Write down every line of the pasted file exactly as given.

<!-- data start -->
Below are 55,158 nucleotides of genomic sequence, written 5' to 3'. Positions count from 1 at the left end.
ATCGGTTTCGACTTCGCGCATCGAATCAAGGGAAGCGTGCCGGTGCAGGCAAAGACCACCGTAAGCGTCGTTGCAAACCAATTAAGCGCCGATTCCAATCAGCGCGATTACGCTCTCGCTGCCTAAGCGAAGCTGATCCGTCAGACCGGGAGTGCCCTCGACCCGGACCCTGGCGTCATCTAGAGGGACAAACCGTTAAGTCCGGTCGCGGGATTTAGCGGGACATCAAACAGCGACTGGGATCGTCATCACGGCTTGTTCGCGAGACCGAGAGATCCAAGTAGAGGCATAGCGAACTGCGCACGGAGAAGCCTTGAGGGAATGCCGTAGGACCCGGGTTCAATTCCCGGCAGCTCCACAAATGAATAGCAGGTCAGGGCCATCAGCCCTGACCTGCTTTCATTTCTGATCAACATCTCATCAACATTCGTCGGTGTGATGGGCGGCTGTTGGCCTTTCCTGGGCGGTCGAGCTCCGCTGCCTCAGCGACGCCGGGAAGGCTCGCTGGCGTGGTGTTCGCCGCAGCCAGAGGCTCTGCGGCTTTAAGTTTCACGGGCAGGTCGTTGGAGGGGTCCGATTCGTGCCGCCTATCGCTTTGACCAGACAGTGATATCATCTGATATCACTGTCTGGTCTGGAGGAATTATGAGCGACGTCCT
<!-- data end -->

Below are 55,158 nucleotides of genomic sequence, written 5' to 3'. Positions count from 1 at the left end.
ATCGGTTTCGACTTCGCGCATCGAATCAAGGGAAGCGTGCCGGTGCAGGCAAAGACCACCGTAAGCGTCGTTGCAAACCAATTAAGCGCCGATTCCAATCAGCGCGATTACGCTCTCGCTGCCTAAGCGAAGCTGATCCGTCAGACCGGGAGTGCCCTCGACCCGGACCCTGGCGTCATCTAGAGGGACAAACCGTTAAGTCCGGTCGCGGGATTTAGCGGGACATCAAACAGCGACTGGGATCGTCATCACGGCTTGTTCGCGAGACCGAGAGATCCAAGTAGAGGCATAGCGAACTGCGCACGGAGAAGCCTTGAGGGAATGCCGTAGGACCCGGGTTCAATTCCCGGCAGCTCCACAAATGAATAGCAGGTCAGGGCCATCAGCCCTGACCTGCTTTCATTTCTGATCAACATCTCATCAACATTCGTCGGTGTGATGGGCGGCTGTTGGCCTTTCCTGGGCGGTCGAGCTCCGCTGCCTCAGCGACGCCGGGAAGGCTCGCTGGCGTGGTGTTCGCCGCAGCCAGAGGCTCTGCGGCTTTAAGTTTCACGGGCAGGTCGTTGGAGGGGTCCGATTCGTGCCGCCTATCGCTTTGACCAGACAGTGATATCATCTGATATCACTGTCTGGTCTGGAGGAATTATGAGCGACGTCCT